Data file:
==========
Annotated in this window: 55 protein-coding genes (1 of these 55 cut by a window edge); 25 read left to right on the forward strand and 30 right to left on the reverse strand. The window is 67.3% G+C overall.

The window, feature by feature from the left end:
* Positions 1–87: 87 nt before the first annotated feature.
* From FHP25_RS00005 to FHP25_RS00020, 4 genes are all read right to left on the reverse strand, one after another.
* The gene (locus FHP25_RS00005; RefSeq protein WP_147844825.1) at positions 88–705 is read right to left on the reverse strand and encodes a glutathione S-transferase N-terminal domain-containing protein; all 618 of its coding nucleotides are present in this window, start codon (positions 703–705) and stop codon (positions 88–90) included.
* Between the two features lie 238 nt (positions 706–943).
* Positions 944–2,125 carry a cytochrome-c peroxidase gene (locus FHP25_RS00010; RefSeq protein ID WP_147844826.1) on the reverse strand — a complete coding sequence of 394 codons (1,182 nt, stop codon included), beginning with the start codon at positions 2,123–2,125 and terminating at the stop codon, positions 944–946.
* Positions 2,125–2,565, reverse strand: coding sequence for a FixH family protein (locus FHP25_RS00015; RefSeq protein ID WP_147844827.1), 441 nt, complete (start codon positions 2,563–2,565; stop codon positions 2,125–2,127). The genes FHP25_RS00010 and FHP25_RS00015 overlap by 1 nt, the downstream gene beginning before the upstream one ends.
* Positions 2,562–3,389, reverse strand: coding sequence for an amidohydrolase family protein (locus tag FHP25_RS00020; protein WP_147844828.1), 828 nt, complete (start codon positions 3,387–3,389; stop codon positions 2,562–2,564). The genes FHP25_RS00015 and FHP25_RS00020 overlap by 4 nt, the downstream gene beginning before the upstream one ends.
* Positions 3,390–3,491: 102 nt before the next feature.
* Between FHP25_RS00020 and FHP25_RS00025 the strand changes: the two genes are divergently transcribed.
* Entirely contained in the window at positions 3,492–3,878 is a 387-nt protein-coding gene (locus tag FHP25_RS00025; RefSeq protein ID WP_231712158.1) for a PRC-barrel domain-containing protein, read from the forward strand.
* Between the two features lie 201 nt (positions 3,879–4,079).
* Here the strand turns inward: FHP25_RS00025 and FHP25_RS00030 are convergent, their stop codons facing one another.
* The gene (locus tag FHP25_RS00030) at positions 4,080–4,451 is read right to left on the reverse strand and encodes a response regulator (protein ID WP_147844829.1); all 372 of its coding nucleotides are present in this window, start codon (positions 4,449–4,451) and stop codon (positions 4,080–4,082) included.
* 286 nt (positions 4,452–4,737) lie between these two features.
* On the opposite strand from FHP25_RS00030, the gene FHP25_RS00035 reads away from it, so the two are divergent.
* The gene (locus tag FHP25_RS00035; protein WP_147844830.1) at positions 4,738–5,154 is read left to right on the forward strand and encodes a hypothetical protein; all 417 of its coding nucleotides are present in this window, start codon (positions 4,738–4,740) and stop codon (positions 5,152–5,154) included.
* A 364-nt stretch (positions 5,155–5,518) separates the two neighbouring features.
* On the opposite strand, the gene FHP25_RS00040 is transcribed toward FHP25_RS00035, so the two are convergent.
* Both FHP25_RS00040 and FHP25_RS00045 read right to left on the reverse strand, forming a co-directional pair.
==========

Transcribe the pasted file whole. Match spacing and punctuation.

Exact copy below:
Annotated in this window: 55 protein-coding genes (1 of these 55 cut by a window edge); 25 read left to right on the forward strand and 30 right to left on the reverse strand. The window is 67.3% G+C overall.

The window, feature by feature from the left end:
* Positions 1–87: 87 nt before the first annotated feature.
* From FHP25_RS00005 to FHP25_RS00020, 4 genes are all read right to left on the reverse strand, one after another.
* The gene (locus FHP25_RS00005; RefSeq protein WP_147844825.1) at positions 88–705 is read right to left on the reverse strand and encodes a glutathione S-transferase N-terminal domain-containing protein; all 618 of its coding nucleotides are present in this window, start codon (positions 703–705) and stop codon (positions 88–90) included.
* Between the two features lie 238 nt (positions 706–943).
* Positions 944–2,125 carry a cytochrome-c peroxidase gene (locus FHP25_RS00010; RefSeq protein ID WP_147844826.1) on the reverse strand — a complete coding sequence of 394 codons (1,182 nt, stop codon included), beginning with the start codon at positions 2,123–2,125 and terminating at the stop codon, positions 944–946.
* Positions 2,125–2,565, reverse strand: coding sequence for a FixH family protein (locus FHP25_RS00015; RefSeq protein ID WP_147844827.1), 441 nt, complete (start codon positions 2,563–2,565; stop codon positions 2,125–2,127). The genes FHP25_RS00010 and FHP25_RS00015 overlap by 1 nt, the downstream gene beginning before the upstream one ends.
* Positions 2,562–3,389, reverse strand: coding sequence for an amidohydrolase family protein (locus tag FHP25_RS00020; protein WP_147844828.1), 828 nt, complete (start codon positions 3,387–3,389; stop codon positions 2,562–2,564). The genes FHP25_RS00015 and FHP25_RS00020 overlap by 4 nt, the downstream gene beginning before the upstream one ends.
* Positions 3,390–3,491: 102 nt before the next feature.
* Between FHP25_RS00020 and FHP25_RS00025 the strand changes: the two genes are divergently transcribed.
* Entirely contained in the window at positions 3,492–3,878 is a 387-nt protein-coding gene (locus tag FHP25_RS00025; RefSeq protein ID WP_231712158.1) for a PRC-barrel domain-containing protein, read from the forward strand.
* Between the two features lie 201 nt (positions 3,879–4,079).
* Here the strand turns inward: FHP25_RS00025 and FHP25_RS00030 are convergent, their stop codons facing one another.
* The gene (locus tag FHP25_RS00030) at positions 4,080–4,451 is read right to left on the reverse strand and encodes a response regulator (protein ID WP_147844829.1); all 372 of its coding nucleotides are present in this window, start codon (positions 4,449–4,451) and stop codon (positions 4,080–4,082) included.
* 286 nt (positions 4,452–4,737) lie between these two features.
* On the opposite strand from FHP25_RS00030, the gene FHP25_RS00035 reads away from it, so the two are divergent.
* The gene (locus tag FHP25_RS00035; protein WP_147844830.1) at positions 4,738–5,154 is read left to right on the forward strand and encodes a hypothetical protein; all 417 of its coding nucleotides are present in this window, start codon (positions 4,738–4,740) and stop codon (positions 5,152–5,154) included.
* A 364-nt stretch (positions 5,155–5,518) separates the two neighbouring features.
* On the opposite strand, the gene FHP25_RS00040 is transcribed toward FHP25_RS00035, so the two are convergent.
* Both FHP25_RS00040 and FHP25_RS00045 read right to left on the reverse strand, forming a co-directional pair.